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People do strange things with electricity?

by Deborah Turnbull on 11 MAR 2011

Dorkbot @ Serial Space, Sydney
23-26 February 2011

Click, click...click...click...BWAAAAAAMMMMMMM<this is meant to be a very loud, very sudden organ sound accompanied by a florescent pink light...both only last for 10 seconds> click, click....click, basement space, ceilings are high for a basement, oops I tripped over the near invisible ledge there <embarrassed>, and what the heck is that over there...<squinting>?

These are my first impressions of the newest Dorkbot exhibition at Sydney's Serial Space, an Artist Run Initiative sponsored by the Australia Council and run by one Ms. Pia van Gelder. Afterwards came, I'm cold, I'm wet, and it's pouring out, don't I live in Australia?...where's the bar?...ooh there it is...

Beer in hand, I asked for a room brochure. No dice. But I was directed with a wry smile towards "the human room brochure, over there, dressed all in black" whereupon I met van Gelder, the curator and manager of the space, and heard all about the exhibition and its creative process. The gist of this conversation is that Serial Space is largely a workshop space where emergent artists come together and experiment, often on themselves, with electricity. There was no particular curatorial vein past the invite to do something strange with this medium, and the artists were selected based on a call that is put out by and then culled by van Gelder.

Encouraged to have a look around, I spied a very raw space, uncluttered,  dimly lit, and host to 6 distinct works and a spot-lit ruck-sack with extension  cords running out of it. Intrigued I started off to the right, where I was met  with a copper construct atop a plinth hosting various light sources emanating  from small tubes. I was reminded of a model for an apartment building, the  white lights signifying the inhabitant's televisions (computer screens?). A  small white box that looked electrical protruded from the front of the plinth. I  cast my hand around it thinking it was a sensor, but it wasn't. I wasn't sure  what to do next, so I looked to the back of the plinth, squinted at the  minute  label, and finally gave up (after about 30 seconds). Hmmm <squint>, David KirkPatrick, you've stumped me.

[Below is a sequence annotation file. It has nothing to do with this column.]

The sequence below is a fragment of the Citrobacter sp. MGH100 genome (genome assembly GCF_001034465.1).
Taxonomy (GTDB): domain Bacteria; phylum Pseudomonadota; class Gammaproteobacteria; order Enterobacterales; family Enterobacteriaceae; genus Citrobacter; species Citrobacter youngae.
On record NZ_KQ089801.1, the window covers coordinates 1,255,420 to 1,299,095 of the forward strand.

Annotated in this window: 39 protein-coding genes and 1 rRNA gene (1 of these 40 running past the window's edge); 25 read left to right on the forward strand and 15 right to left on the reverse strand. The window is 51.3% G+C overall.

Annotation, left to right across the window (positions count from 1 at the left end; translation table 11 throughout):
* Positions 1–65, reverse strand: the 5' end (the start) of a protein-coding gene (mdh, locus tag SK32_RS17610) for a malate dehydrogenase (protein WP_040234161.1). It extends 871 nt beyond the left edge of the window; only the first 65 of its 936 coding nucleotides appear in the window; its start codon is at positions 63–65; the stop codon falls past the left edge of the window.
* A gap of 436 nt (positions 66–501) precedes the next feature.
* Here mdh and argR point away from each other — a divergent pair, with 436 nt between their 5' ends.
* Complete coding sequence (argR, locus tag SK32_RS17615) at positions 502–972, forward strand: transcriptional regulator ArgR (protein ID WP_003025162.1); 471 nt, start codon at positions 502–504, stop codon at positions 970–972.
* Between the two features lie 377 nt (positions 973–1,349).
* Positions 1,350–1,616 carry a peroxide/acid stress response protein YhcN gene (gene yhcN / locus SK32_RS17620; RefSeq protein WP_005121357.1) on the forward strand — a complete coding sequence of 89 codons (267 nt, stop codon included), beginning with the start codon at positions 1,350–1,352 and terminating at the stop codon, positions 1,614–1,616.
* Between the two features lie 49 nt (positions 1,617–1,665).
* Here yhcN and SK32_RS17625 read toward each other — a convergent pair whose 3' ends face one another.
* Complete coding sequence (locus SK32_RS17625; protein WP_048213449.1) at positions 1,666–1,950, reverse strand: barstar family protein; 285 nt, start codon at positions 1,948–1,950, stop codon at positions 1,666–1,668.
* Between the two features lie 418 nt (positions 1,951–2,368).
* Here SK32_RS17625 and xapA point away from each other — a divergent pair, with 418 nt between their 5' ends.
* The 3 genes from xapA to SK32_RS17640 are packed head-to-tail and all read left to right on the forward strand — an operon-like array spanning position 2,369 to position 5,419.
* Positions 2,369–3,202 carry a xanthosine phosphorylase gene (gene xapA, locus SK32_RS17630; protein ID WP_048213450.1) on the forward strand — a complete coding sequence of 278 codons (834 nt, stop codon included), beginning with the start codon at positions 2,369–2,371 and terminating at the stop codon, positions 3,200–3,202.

I moved on <click, click...click; what the?> to the spot-lit rucksack sporting  extension cables and the documentary footage by Luke Calarco. Without  touching much, I examined the cables more closely, and watched a bit of the footage which consisted of the artist wearing the rucksack and folks running  their hands over him. He was grinning quite widely, but otherwise, I couldn't  really relate to what was happening. Hoping for a performance later on, I was blasted once again with a very loud BWAAAAAAMMMMM! and florescent pink light...

...another tiny label told me this next work was Wade Marynowski's "Death by Stereo". Apart from it's quite obvious attractor, I was curious about the composition. Here was a 90s boombox, bubbling with pink paint; bubbling due to the apparent vibrations emanating from it; there was also a dolphin lamp, covered in the same pink paint, but smoothly, neatly, and serenely. This juxtaposition of calmness and discord is only emphasised when the organ and lamp perform their duet of <BWAAAAAAAMMMMMMM! FLORO FLAAAAAAAASH>. Upon closer inspection, both the boombox and the lamp were plugged into the organ, which was placed on its side. I wanted to look further, see if there was a computer driving the sound and the light, but I couldn't without ripping the back off of the organ. Plus the <BWAAAAAAAMMMMMMM! FLORO FLAAAAAAAASH> but a combination of attractive/repellant, so I moved on <click, click...click; huh?>

After tripping on the ledge again, this time in a downwards trajectory, I was lured to a pleather pillow in front of a softly glowing computer monitor. Happy to cover my stumble, I sunk all the way to the floor, and, taking refuge in the pillow, I started to examine the components of Ross Manning's "Trapped Universe". A simple plasma screen was covered in two sheaths of plastic, one that distorted your vision, and one to frame the distortion. However, it wasn't until you closely examine the screen that you realise what you're looking at is a built construct, not a digital one. I must admit I was impressed at the simplicity with which this trompe l'orielle took place and stayed for a while examining and photographing the layers <click, click...click; oh COME ON!>.